Year of the dragon

June 4, 1999

Welsh centres of expertise are linking research innovators with businesses. Iola Smith reports on an initiative that is already attracting interest from abroad

Europe lags behind the US and Japan in creating wealth from innovation. And within Europe, regions such as Wales with few corporate headquarters have a tradition of low R&D expenditure." The speaker is Virginia Chambers, Development Director for Technology and Innovation at the Welsh Development Agency, whose job it is to do something about the problem.

Linking businesses with universities that can provide the requisite research expertise is a key part of the strategy.

As a first step, 35 centres of expertise have been established in colleges across the principality. They range from the Japanese Studies Centre at Cardiff University to Bangor's Centre for Experimental Consumer Psychology that investigates the effects of consumer preferences on product design.

There are eight centres focusing on biology and medical research: the College of Medicine's Institute of Genetics, three investigating computing and artificial intelligence and four concentrating on the environment.

Manufacturing industry, materials science and semiconductors are the other research areas covered.

To encourage firms to use the centres, grants are available to cover half the research and development cost of preparing a new product or a new manufacturing process. Since this financial assistance became available in April 1998, 40 companies have embarked on joint projects with a centre of expertise.

"Initiatives include rapid prototyping to speed up the development process, introducing microelectronics to businesses and developing new testing equipment," said Steven Smith, the WDA's project development manager.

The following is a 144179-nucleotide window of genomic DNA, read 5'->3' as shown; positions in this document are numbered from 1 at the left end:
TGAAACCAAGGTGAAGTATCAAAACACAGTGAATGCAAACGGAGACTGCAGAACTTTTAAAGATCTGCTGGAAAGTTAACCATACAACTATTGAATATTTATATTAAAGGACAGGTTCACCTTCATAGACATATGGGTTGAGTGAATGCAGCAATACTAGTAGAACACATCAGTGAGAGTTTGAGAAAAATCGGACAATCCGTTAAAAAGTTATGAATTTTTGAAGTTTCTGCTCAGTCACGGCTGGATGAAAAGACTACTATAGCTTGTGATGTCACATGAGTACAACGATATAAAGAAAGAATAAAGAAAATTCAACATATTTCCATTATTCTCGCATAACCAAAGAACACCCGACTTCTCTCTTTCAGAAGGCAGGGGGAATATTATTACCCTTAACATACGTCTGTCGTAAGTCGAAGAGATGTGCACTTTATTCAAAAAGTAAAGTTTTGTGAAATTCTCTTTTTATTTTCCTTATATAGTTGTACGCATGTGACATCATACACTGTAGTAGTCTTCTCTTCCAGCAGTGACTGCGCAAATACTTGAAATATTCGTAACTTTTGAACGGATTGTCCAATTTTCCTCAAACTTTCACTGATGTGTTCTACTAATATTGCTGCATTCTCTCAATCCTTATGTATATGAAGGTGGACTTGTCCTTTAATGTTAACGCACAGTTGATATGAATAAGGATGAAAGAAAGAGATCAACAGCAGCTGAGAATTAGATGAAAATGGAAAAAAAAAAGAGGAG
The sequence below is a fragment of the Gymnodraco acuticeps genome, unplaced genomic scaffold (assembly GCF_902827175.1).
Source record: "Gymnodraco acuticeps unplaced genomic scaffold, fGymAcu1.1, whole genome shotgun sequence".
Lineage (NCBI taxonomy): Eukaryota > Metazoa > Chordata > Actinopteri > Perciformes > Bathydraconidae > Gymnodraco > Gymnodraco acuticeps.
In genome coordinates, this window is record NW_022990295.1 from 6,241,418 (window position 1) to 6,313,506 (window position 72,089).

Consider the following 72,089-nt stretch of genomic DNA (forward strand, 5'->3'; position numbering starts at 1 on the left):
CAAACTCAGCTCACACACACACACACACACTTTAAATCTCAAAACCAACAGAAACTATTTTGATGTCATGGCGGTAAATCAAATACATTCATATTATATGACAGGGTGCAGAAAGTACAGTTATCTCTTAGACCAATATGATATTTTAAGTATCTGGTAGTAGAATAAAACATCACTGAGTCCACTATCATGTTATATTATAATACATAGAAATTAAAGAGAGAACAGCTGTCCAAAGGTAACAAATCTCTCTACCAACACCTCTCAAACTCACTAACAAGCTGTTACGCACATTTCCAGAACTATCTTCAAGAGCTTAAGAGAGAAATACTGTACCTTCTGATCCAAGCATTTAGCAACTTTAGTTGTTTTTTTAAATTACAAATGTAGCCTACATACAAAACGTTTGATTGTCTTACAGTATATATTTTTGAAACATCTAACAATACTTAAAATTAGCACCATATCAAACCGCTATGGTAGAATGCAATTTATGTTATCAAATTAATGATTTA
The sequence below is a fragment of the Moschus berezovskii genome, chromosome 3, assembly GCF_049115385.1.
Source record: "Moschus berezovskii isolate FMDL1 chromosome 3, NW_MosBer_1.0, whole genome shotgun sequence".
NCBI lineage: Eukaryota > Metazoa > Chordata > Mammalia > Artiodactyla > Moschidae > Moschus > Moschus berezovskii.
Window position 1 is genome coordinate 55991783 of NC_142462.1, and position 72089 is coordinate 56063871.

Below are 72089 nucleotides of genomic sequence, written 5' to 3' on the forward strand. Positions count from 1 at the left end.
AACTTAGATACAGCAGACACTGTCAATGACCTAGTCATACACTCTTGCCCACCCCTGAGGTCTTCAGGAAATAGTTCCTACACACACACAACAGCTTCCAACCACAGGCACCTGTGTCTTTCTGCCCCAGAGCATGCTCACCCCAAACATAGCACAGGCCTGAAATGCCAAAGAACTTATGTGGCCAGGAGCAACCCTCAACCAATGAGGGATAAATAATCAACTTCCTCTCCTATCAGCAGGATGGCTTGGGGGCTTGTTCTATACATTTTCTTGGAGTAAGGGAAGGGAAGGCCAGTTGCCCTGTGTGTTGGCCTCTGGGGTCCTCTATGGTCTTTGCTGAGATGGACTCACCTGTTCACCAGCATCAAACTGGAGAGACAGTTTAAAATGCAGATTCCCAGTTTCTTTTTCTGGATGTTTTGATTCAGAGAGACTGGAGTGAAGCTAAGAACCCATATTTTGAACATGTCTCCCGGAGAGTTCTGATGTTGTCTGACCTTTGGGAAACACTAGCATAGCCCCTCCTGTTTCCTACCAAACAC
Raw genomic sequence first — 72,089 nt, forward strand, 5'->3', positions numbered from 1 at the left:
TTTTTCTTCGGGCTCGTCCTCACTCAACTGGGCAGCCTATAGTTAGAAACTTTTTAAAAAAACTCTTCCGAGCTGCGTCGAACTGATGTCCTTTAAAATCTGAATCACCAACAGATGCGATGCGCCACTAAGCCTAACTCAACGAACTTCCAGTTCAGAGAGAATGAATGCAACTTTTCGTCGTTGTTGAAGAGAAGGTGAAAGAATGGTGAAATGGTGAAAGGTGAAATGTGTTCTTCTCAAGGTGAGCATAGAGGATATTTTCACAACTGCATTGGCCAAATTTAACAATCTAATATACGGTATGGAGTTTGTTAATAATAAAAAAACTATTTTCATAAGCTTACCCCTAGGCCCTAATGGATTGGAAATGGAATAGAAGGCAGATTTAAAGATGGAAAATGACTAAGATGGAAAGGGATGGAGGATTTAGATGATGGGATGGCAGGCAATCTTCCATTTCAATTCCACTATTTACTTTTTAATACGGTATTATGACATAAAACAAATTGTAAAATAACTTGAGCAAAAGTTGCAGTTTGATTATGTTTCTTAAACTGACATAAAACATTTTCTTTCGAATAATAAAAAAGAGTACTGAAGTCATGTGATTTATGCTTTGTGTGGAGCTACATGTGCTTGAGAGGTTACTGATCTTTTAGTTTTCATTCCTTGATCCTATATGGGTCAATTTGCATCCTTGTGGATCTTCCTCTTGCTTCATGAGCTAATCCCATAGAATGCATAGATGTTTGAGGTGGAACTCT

The centres of expertise approach has already attracted interest from Australian universities. Last autumn eight of the centres established research links with Australian academics specialising in similar topics. The hope is that this international relationship will allow new products to be created that will subsequently be manufactured by Welsh and Australian small firms.

This year the WDA has joined forces with the Higher Education Funding Council for Wales to invite universities to bid for management finance. In the past, centres have pointed out that they need a technical manager to strengthen links with local business. As a result, six specialists will be appointed, covering manufacturing, IT, materials science, bioscience, the environment and food industries.

This Pounds 900,000 three-year initiative is intended to significantly increase universities' involvement with the small business sector.

"There is no longer any question of the vital contribution which higher education institutions can make to their local and national economies," said John Andrews, HEFCW's chief executive.

Some disciplines have come together with industry to establish technology forums to promote best practice. Topics covered include medicine, materials science, optoelectronics, printing and computer-aided manufacturing.

Others have focused on founding spin-off companies, and institutions such as Swansea University and the College of Medicine have established business centres on their campuses.

The WDA has also established a graduate placement scheme where graduates can work for between six months and one year in a small business. Three hundred graduates have taken up this option, and many have been offered full-time jobs at their host company.

All these schemes are underpinned by Wales' regional technology plan, which was created in 1996 and is being supported by the European Union.

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